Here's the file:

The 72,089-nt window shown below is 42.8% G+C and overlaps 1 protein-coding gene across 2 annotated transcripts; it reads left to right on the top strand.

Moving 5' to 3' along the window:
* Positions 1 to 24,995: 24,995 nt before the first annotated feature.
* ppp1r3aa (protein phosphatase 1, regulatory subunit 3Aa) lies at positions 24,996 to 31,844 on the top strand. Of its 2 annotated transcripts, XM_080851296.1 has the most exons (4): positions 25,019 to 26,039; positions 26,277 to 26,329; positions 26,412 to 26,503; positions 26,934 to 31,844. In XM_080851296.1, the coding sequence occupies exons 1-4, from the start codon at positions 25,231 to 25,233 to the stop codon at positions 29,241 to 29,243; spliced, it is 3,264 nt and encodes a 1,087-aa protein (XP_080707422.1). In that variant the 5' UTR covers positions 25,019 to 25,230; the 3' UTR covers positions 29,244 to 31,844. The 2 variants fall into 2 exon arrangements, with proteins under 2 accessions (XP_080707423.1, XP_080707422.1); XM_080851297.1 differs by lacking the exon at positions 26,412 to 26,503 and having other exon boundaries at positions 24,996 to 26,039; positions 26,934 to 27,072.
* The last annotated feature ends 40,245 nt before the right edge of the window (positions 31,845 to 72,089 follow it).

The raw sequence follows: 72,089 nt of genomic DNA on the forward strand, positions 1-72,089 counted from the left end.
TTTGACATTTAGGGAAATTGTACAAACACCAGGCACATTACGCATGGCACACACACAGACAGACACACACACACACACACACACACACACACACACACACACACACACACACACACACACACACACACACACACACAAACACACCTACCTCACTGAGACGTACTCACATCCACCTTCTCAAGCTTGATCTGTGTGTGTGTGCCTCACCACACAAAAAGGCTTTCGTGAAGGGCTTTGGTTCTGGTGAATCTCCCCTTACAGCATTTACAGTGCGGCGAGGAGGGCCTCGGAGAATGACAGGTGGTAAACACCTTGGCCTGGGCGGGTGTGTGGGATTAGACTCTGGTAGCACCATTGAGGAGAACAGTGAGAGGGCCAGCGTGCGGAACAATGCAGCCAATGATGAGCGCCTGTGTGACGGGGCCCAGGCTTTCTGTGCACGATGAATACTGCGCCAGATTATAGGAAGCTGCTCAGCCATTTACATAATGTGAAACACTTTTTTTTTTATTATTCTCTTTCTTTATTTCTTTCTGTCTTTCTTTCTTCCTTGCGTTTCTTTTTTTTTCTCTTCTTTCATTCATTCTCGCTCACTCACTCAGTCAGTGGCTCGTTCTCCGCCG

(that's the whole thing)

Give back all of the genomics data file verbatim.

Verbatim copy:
The 72,089-nt window shown below is 42.8% G+C and overlaps 1 protein-coding gene across 2 annotated transcripts; it reads left to right on the top strand.

Moving 5' to 3' along the window:
* Positions 1 to 24,995: 24,995 nt before the first annotated feature.
* ppp1r3aa (protein phosphatase 1, regulatory subunit 3Aa) lies at positions 24,996 to 31,844 on the top strand. Of its 2 annotated transcripts, XM_080851296.1 has the most exons (4): positions 25,019 to 26,039; positions 26,277 to 26,329; positions 26,412 to 26,503; positions 26,934 to 31,844. In XM_080851296.1, the coding sequence occupies exons 1-4, from the start codon at positions 25,231 to 25,233 to the stop codon at positions 29,241 to 29,243; spliced, it is 3,264 nt and encodes a 1,087-aa protein (XP_080707422.1). In that variant the 5' UTR covers positions 25,019 to 25,230; the 3' UTR covers positions 29,244 to 31,844. The 2 variants fall into 2 exon arrangements, with proteins under 2 accessions (XP_080707423.1, XP_080707422.1); XM_080851297.1 differs by lacking the exon at positions 26,412 to 26,503 and having other exon boundaries at positions 24,996 to 26,039; positions 26,934 to 27,072.
* The last annotated feature ends 40,245 nt before the right edge of the window (positions 31,845 to 72,089 follow it).

The raw sequence follows: 72,089 nt of genomic DNA on the forward strand, positions 1-72,089 counted from the left end.
TTTGACATTTAGGGAAATTGTACAAACACCAGGCACATTACGCATGGCACACACACAGACAGACACACACACACACACACACACACACACACACACACACACACACACACACACACACACACACACACACACACACAAACACACCTACCTCACTGAGACGTACTCACATCCACCTTCTCAAGCTTGATCTGTGTGTGTGTGCCTCACCACACAAAAAGGCTTTCGTGAAGGGCTTTGGTTCTGGTGAATCTCCCCTTACAGCATTTACAGTGCGGCGAGGAGGGCCTCGGAGAATGACAGGTGGTAAACACCTTGGCCTGGGCGGGTGTGTGGGATTAGACTCTGGTAGCACCATTGAGGAGAACAGTGAGAGGGCCAGCGTGCGGAACAATGCAGCCAATGATGAGCGCCTGTGTGACGGGGCCCAGGCTTTCTGTGCACGATGAATACTGCGCCAGATTATAGGAAGCTGCTCAGCCATTTACATAATGTGAAACACTTTTTTTTTTATTATTCTCTTTCTTTATTTCTTTCTGTCTTTCTTTCTTCCTTGCGTTTCTTTTTTTTTCTCTTCTTTCATTCATTCTCGCTCACTCACTCAGTCAGTGGCTCGTTCTCCGCCG